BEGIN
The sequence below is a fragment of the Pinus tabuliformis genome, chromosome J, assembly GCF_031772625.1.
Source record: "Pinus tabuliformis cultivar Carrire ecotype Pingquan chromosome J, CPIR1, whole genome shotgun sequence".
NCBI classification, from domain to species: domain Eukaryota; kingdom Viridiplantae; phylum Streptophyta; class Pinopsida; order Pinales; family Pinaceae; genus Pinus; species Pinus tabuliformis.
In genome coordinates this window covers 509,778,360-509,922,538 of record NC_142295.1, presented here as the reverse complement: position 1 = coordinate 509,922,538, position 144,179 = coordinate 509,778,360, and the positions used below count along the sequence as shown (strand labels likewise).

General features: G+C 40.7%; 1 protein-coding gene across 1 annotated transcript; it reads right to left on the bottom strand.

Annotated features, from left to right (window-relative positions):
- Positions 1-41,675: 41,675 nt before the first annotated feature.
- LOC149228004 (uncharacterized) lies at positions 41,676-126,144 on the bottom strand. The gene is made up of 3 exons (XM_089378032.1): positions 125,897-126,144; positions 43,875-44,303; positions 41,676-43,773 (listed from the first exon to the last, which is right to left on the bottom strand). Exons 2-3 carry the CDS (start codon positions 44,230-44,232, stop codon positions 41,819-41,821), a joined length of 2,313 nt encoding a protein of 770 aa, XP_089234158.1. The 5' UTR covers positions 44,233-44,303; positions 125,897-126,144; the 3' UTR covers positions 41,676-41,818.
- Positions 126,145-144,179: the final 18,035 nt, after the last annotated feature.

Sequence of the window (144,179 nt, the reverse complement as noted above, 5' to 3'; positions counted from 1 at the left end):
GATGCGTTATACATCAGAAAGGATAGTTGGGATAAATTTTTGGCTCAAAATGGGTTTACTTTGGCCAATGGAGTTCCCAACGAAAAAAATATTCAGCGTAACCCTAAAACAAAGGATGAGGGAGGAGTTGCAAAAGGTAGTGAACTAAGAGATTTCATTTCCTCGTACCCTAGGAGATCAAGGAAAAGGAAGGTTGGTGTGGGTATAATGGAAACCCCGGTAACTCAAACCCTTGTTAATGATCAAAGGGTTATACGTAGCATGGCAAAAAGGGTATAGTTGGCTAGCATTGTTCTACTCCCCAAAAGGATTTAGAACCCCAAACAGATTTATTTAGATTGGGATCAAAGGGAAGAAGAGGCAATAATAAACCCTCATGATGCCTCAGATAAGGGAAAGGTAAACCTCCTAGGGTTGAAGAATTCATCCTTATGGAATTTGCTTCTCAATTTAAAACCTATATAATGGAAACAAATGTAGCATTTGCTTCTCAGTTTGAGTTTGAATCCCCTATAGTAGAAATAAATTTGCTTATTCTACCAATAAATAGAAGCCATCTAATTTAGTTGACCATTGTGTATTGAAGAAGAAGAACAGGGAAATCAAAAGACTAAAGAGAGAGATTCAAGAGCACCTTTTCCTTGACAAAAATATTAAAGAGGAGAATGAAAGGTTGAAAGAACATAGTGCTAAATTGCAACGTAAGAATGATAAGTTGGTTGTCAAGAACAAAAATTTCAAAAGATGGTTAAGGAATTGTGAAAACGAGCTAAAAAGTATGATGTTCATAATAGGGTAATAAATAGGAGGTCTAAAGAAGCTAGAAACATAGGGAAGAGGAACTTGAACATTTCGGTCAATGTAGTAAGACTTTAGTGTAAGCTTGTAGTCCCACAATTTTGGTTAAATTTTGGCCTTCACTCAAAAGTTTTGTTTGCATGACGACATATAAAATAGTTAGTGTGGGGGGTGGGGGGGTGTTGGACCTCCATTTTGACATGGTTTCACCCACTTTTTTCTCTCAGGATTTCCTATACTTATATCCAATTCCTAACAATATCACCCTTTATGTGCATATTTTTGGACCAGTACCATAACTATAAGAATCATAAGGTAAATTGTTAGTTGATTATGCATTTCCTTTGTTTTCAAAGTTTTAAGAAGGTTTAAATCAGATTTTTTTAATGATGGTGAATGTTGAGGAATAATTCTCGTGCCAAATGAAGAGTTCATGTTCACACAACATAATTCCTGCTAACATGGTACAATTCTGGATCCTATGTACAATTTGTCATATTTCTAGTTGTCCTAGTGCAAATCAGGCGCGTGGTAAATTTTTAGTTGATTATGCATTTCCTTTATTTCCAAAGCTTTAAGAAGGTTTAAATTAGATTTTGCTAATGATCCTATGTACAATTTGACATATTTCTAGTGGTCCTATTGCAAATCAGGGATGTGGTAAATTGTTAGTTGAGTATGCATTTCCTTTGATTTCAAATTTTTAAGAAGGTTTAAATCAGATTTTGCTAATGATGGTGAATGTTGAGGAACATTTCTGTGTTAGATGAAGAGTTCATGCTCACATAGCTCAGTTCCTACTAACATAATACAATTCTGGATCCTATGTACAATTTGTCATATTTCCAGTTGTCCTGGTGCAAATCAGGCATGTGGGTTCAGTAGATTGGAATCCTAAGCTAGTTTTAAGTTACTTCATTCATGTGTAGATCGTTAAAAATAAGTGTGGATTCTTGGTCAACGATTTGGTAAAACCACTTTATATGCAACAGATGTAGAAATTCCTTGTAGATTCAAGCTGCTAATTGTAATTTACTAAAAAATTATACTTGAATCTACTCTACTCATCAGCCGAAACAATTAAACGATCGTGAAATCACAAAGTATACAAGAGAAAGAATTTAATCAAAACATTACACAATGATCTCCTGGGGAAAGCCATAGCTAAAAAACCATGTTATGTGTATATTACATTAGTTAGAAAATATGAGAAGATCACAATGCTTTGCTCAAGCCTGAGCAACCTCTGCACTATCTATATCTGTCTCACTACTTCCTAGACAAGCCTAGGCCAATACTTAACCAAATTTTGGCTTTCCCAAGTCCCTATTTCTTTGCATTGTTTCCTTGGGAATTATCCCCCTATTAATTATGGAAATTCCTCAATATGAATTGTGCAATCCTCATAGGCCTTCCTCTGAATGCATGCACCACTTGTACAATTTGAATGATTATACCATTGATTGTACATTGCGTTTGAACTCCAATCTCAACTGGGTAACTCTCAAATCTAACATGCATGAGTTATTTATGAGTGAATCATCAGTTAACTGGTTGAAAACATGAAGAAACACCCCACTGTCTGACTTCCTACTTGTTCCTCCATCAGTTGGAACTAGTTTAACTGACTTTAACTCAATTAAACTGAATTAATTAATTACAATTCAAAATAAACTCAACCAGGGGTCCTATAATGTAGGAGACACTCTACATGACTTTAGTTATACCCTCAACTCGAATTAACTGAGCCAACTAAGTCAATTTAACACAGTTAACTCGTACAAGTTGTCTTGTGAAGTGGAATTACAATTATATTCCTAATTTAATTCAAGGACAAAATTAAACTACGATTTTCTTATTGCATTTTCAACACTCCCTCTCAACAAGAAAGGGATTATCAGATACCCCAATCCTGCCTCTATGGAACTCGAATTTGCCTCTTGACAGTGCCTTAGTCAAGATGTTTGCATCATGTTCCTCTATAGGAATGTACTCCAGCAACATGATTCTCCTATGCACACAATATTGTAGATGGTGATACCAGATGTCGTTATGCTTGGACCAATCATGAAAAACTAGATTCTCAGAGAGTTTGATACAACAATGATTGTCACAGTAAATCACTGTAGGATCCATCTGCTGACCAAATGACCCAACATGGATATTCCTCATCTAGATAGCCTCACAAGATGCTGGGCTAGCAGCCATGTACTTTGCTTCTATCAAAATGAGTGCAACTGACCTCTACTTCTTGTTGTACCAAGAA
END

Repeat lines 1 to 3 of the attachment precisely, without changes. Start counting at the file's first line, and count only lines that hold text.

The sequence below is a fragment of the Pinus tabuliformis genome, chromosome J, assembly GCF_031772625.1.
Source record: "Pinus tabuliformis cultivar Carrire ecotype Pingquan chromosome J, CPIR1, whole genome shotgun sequence".
NCBI classification, from domain to species: domain Eukaryota; kingdom Viridiplantae; phylum Streptophyta; class Pinopsida; order Pinales; family Pinaceae; genus Pinus; species Pinus tabuliformis.